Cipher Types

A cipher is an pair of algorithms that can encrypt and decrypt data. If the algorithms are identical for encryption and decryption then the cipher is called an Reciprocal Cipher, the Beaufort Cipher and Enigma Cipher are examples.

Ciphers have evolved over time from ciphers that can be performed by hand to ones that require massive amounts of computing power.

Most ciphers can be split into 2 categories: Substitution and Transposition Ciphers. However some are a combination of substitution and transposition and some use fractionation to obscure data, all to increase security.

Substitution

  • Affine¬†Cipher
  • Autokey Cipher
  • Beaufort Cipher
  • Bazeries¬†Cipher
  • Caesar Cipher
  • Four Square¬†Cipher
  • Fractionated Morse¬†Cipher
  • Nicodemus¬†Cipher
  • Nihilist Substitution Cipher
  • Playfair Cipher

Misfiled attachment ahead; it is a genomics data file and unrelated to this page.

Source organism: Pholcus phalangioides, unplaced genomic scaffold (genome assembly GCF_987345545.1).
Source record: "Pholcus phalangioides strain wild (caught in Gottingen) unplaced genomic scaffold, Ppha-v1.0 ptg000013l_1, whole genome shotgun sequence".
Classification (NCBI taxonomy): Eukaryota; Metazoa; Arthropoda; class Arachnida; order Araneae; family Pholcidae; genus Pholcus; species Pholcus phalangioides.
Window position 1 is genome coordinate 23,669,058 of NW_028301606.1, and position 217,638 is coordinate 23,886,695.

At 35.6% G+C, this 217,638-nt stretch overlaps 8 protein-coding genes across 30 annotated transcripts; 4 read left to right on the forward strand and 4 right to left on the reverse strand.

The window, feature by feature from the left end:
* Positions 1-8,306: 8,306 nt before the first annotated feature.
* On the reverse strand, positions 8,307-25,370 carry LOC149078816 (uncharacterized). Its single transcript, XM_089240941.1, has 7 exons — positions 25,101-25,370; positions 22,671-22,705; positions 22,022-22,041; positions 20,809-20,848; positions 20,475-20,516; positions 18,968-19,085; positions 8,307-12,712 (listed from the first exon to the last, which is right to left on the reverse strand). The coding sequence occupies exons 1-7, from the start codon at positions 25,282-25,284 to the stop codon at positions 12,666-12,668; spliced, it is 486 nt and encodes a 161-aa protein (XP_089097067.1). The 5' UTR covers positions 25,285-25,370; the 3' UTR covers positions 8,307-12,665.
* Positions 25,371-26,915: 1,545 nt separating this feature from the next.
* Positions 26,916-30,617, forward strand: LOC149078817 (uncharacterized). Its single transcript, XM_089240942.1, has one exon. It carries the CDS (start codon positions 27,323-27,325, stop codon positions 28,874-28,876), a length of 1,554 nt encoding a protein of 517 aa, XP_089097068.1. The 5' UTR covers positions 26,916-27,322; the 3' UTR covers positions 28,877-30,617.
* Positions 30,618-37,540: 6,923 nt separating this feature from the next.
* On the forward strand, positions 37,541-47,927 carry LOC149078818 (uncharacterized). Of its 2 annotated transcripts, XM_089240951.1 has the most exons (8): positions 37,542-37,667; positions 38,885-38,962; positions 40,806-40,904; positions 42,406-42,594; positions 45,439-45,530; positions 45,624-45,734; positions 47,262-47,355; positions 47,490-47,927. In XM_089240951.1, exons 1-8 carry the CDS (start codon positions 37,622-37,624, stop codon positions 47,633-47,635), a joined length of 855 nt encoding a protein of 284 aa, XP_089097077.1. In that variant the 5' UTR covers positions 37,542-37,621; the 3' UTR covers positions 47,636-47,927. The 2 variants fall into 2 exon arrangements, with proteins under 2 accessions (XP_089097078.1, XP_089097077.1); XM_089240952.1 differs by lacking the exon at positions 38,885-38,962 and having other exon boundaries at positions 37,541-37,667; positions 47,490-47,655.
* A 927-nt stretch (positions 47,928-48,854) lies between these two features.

• Porta¬†Cipher
  • Portax¬†Cipher
  • Progressive Cipher
  • Quagmire I¬†Cipher
  • Quagmire II¬†Cipher
  • Quagmire III¬†Cipher
  • Quagmire IV¬†Cipher
  • Rotating Grille Cipher
  • Running Key¬†Cipher
  • Simple Substitution Cipher
  • Slidefair Cipher
  • Tri Square Cipher
  • Two Square¬†Cipher
  • Vigen√®re/Variant Cipher

Transposition

  • AMSCO Cipher
  • Cadenus Cipher
  • Columnar Transposition Cipher
  • Myszkowski Cipher
  • Nihilist Transposition¬†Cipher
  • Rail Fence Cipher
  • Redefence Cipher
  • Swagman Cipher

Others

  • ADFGX Cipher
  • ADFGVX CipherB
  • Bifid Cipher
  • Checkerboard
  • Conjugated Matrix Bifid Cipher
  • Digrafid Cipher
  • Hill Cipher
  • Hill Cipher Extended
  • Hill Cipher Substitution
  • Homophonic Cipher
  • Morbit Cipher
  • Periodic Gromark Cipher
  • Phillips Cipher
  • Pollux Cipher
  • Seriated Playfair
  • Solitaire Cipher
  • Straddling Checkerboard Cipher
  • Trifid Cipher